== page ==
Public school taxes involve two figures, which divide the school district budget into two “buckets.” The first bucket is the Maintenance and Operations budget (M&O), also known as General Fund, which is used for daily costs and recurring or consumable expenditures such as teacher and staff salaries, supplies, utilities, etc. Approximately 83 percent of the district’s M&O budget goes to personnel salaries and related costs. The second bucket is the Interest and Sinking budget (I&S), also known as Debt Service, and that is used to repay debt for longer-term capital improvements approved by voters through bond elections.

Proceeds from a bond issue can be used for the construction and renovation of facilities, the acquisition of land and the purchase of capital items such as equipment, technology and transportation. I&S funds cannot by law be used to pay M&O expenses, which means that voter-approved bonds cannot be used to increase teacher salaries or pay rising costs for utilities and services.

Currently, the Killeen ISD M&O tax rate is $0.97 and its I&S tax rate is $0.1911 for a total tax rate of $1.1611.


The current KISD tax rate is 10 cents lower than it was in 2018 following the 2018 bond election. House Bill 3, a school finance bill passed by the 86th Texas Legislature that provided additional state funding for our schools and aimed to provide property tax relief to Texans, reduced the district’s M&O property tax rate by $0.07 cents per $100 valuation this year and potentially more over the next two years. In addition, the Board was able to lower the I&S rate by 3 cents, taking it from 22 cents to 19 cents, for fiscal year 2020 due to property value growth and favorable market conditions.


If approved, the estimated tax impact of this bond is anticipated to be a maximum of 9.13 cents for a total tax rate of $1.2524 per $100 valuation. This equates to an increase of approximately $9.81 a month for the average taxable home valued at $129,000.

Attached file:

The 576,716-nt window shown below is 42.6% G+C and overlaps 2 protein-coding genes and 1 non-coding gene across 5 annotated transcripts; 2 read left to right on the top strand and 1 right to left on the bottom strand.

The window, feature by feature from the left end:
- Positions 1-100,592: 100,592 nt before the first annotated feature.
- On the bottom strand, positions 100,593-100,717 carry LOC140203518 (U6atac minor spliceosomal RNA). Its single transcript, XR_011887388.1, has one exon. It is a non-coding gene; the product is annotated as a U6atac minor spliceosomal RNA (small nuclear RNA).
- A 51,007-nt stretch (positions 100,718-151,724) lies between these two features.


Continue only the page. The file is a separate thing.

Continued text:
If only Proposition A is approved, the estimated tax impact is anticipated to be a maximum of 7.13 cents, equating to an increase of approximately $7.66 for the average home. If only Proposition B is approved, the estimated tax impact is anticipated to be a maximum of 2.0 cents, equating to an increase of approximately $2.15 a month for the average home.

Projected Tax Impact Image


State law freezes the dollar amount of school taxes for homeowners 65 years of age and older and disabled veterans who have filed their Homestead Exemption. This bond proposal will not affect taxes for residents who meet that criteria.
Comparable Tax Rates FY 202

State Funding for Debt Service

The Existing Debt Allotment (EDA), a state funding program created to provide tax rate equalization for local debt service taxes, is additional funding available to KISD that will help offset the impact to the local tax rate. Specifically, the program provides a guaranteed yield on interest and sinking fund (I&S) taxes levied by school districts to pay the principal of and interest on eligible bonds. Currently, the guaranteed yield for EDA provides $35 per student in ADA per penny of tax effort and is eligible for up to 29 cents on the debt service tax rate. KISD expects to receive approximately 38 cents per $1 in debt service from the state if a potential bond program is approved.
To Top